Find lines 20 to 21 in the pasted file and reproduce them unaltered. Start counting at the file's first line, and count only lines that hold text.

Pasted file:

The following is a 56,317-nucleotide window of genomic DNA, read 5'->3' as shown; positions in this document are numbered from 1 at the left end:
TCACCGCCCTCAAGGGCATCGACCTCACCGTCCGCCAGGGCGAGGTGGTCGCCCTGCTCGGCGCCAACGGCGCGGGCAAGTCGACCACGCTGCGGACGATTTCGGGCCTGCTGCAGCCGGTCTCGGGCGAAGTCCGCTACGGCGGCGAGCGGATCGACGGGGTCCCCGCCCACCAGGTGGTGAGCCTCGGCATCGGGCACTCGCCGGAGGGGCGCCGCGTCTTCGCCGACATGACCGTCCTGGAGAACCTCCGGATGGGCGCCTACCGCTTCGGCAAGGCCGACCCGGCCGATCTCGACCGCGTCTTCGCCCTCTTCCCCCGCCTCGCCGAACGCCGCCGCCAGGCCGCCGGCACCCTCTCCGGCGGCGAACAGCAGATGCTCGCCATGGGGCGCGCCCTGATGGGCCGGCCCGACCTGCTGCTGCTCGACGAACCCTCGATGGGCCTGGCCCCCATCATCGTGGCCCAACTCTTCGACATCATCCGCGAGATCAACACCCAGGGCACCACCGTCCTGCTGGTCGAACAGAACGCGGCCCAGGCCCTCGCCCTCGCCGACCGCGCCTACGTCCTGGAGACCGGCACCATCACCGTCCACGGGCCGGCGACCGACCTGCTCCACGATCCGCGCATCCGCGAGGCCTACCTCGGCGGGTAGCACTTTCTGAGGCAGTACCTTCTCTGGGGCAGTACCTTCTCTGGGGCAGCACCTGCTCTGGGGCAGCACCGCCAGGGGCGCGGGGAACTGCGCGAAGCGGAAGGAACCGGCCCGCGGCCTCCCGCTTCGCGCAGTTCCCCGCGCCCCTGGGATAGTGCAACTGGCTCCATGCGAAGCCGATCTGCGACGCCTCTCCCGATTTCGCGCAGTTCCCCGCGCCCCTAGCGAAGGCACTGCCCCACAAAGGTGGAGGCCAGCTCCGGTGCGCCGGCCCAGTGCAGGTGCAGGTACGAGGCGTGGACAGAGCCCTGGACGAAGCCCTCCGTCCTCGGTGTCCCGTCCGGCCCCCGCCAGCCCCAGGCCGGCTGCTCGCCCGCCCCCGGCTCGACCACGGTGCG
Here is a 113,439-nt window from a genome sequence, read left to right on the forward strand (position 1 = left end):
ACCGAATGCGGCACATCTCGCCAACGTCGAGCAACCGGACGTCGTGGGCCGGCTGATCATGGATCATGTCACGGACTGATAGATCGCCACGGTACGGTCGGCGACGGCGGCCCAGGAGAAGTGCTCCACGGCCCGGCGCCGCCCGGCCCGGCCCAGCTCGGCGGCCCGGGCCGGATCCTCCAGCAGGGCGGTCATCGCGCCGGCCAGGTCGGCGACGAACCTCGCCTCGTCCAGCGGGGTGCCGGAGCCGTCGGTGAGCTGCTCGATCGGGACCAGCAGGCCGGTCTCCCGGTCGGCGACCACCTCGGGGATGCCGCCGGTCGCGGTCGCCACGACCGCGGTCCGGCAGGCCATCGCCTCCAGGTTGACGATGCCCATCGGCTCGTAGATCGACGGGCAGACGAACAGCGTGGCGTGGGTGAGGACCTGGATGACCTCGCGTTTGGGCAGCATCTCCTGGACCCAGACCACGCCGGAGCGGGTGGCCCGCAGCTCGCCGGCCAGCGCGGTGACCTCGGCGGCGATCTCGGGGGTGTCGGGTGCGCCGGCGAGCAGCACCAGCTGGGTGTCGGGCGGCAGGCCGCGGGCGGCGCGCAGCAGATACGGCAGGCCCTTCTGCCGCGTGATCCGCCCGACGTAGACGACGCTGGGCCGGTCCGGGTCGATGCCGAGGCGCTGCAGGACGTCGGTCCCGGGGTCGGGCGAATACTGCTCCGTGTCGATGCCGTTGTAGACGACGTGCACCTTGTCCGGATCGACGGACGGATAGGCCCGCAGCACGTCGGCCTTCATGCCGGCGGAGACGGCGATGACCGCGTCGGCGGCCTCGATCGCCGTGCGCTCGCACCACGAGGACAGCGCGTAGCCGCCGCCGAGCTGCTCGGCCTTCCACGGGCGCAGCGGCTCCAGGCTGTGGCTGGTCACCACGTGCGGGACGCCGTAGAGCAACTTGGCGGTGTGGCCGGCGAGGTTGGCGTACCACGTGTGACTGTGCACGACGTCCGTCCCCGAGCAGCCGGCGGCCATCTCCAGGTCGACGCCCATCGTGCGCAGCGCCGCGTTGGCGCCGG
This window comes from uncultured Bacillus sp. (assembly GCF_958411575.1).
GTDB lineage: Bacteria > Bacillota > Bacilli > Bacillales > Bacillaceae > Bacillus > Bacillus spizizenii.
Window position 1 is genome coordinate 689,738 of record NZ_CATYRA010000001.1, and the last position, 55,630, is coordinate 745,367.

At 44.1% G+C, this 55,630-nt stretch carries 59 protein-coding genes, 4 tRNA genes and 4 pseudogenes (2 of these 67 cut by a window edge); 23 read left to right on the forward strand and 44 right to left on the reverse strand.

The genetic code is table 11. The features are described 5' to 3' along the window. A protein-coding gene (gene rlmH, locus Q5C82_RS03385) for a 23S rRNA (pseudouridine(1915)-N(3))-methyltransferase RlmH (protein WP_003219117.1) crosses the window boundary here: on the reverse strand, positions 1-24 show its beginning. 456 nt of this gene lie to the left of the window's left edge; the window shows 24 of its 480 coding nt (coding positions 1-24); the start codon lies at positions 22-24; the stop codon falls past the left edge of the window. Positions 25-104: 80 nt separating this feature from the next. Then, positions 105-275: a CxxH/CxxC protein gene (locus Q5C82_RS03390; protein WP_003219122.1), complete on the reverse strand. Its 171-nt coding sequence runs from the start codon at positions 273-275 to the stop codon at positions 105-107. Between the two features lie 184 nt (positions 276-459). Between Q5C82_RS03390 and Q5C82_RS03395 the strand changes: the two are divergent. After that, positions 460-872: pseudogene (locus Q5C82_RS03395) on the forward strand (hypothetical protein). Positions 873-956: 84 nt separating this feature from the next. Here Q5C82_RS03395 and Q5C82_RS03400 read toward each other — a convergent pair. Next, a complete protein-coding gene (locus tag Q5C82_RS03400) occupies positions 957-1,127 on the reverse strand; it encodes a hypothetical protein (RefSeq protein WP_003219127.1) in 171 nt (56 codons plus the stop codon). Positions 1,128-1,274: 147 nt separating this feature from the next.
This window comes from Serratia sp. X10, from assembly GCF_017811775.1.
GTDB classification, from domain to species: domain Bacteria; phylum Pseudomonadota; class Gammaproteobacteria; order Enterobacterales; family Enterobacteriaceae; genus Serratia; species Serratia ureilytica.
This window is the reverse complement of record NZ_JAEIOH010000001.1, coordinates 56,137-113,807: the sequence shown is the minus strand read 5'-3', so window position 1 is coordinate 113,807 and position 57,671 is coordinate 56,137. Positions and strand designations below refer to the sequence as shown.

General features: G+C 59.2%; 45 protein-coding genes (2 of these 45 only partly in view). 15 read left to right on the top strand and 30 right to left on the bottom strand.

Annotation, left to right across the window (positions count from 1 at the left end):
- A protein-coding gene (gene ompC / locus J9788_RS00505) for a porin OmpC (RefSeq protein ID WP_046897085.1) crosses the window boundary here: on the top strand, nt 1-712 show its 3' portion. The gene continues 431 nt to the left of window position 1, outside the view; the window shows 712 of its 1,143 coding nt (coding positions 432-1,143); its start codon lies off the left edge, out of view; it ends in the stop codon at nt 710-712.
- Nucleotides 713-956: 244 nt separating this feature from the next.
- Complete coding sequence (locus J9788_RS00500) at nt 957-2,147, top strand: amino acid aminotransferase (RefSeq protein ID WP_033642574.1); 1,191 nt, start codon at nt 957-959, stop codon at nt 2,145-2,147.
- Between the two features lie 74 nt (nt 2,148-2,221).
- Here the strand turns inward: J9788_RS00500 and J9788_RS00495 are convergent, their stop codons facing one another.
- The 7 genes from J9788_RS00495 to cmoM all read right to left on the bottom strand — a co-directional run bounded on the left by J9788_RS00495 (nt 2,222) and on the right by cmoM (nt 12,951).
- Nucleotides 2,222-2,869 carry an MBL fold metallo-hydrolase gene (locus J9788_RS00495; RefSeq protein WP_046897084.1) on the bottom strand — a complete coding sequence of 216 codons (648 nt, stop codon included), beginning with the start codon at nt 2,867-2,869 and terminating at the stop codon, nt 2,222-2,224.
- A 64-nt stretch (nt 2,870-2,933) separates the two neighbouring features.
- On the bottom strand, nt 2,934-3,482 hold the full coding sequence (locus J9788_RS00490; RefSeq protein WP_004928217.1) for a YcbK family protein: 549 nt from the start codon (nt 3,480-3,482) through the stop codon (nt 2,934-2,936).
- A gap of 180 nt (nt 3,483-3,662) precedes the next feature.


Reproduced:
- The 7 genes from J9788_RS00495 to cmoM all read right to left on the bottom strand — a co-directional run bounded on the left by J9788_RS00495 (nt 2,222) and on the right by cmoM (nt 12,951).
- Nucleotides 2,222-2,869 carry an MBL fold metallo-hydrolase gene (locus J9788_RS00495; RefSeq protein WP_046897084.1) on the bottom strand — a complete coding sequence of 216 codons (648 nt, stop codon included), beginning with the start codon at nt 2,867-2,869 and terminating at the stop codon, nt 2,222-2,224.